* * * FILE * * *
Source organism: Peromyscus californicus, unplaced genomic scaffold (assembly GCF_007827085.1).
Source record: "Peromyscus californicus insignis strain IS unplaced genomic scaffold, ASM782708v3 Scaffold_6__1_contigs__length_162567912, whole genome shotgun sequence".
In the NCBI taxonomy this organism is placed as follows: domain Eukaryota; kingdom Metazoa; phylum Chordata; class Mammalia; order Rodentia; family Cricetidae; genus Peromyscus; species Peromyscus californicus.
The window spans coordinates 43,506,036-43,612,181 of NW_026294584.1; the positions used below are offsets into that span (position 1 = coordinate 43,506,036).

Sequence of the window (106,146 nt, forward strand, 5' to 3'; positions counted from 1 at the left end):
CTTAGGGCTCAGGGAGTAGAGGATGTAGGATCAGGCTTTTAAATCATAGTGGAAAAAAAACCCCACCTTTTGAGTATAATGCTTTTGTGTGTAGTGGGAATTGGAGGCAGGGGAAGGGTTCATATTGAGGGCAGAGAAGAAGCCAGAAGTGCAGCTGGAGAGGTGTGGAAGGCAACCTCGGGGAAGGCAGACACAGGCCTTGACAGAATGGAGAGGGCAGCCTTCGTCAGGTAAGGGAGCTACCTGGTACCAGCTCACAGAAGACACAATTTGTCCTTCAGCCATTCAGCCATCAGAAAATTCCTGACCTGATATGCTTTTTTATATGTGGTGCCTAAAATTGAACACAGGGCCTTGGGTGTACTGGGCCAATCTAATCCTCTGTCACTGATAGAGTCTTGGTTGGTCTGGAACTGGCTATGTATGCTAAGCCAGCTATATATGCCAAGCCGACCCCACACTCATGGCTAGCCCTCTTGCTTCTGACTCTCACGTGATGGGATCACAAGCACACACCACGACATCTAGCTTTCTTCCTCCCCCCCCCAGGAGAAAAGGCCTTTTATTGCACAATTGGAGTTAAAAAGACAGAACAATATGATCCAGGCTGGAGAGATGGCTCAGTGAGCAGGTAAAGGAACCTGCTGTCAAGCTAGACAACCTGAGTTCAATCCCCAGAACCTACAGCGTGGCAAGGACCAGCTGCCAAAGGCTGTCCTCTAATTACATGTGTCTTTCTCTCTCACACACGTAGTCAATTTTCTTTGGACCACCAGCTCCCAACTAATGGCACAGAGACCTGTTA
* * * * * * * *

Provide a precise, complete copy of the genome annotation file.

Source organism: Peromyscus californicus, unplaced genomic scaffold (assembly GCF_007827085.1).
Source record: "Peromyscus californicus insignis strain IS unplaced genomic scaffold, ASM782708v3 Scaffold_6__1_contigs__length_162567912, whole genome shotgun sequence".
In the NCBI taxonomy this organism is placed as follows: domain Eukaryota; kingdom Metazoa; phylum Chordata; class Mammalia; order Rodentia; family Cricetidae; genus Peromyscus; species Peromyscus californicus.
The window spans coordinates 43,506,036-43,612,181 of NW_026294584.1; the positions used below are offsets into that span (position 1 = coordinate 43,506,036).

Sequence of the window (106,146 nt, forward strand, 5' to 3'; positions counted from 1 at the left end):
CTTAGGGCTCAGGGAGTAGAGGATGTAGGATCAGGCTTTTAAATCATAGTGGAAAAAAAACCCCACCTTTTGAGTATAATGCTTTTGTGTGTAGTGGGAATTGGAGGCAGGGGAAGGGTTCATATTGAGGGCAGAGAAGAAGCCAGAAGTGCAGCTGGAGAGGTGTGGAAGGCAACCTCGGGGAAGGCAGACACAGGCCTTGACAGAATGGAGAGGGCAGCCTTCGTCAGGTAAGGGAGCTACCTGGTACCAGCTCACAGAAGACACAATTTGTCCTTCAGCCATTCAGCCATCAGAAAATTCCTGACCTGATATGCTTTTTTATATGTGGTGCCTAAAATTGAACACAGGGCCTTGGGTGTACTGGGCCAATCTAATCCTCTGTCACTGATAGAGTCTTGGTTGGTCTGGAACTGGCTATGTATGCTAAGCCAGCTATATATGCCAAGCCGACCCCACACTCATGGCTAGCCCTCTTGCTTCTGACTCTCACGTGATGGGATCACAAGCACACACCACGACATCTAGCTTTCTTCCTCCCCCCCCCAGGAGAAAAGGCCTTTTATTGCACAATTGGAGTTAAAAAGACAGAACAATATGATCCAGGCTGGAGAGATGGCTCAGTGAGCAGGTAAAGGAACCTGCTGTCAAGCTAGACAACCTGAGTTCAATCCCCAGAACCTACAGCGTGGCAAGGACCAGCTGCCAAAGGCTGTCCTCTAATTACATGTGTCTTTCTCTCTCACACACGTAGTCAATTTTCTTTGGACCACCAGCTCCCAACTAATGGCACAGAGACCTGTTA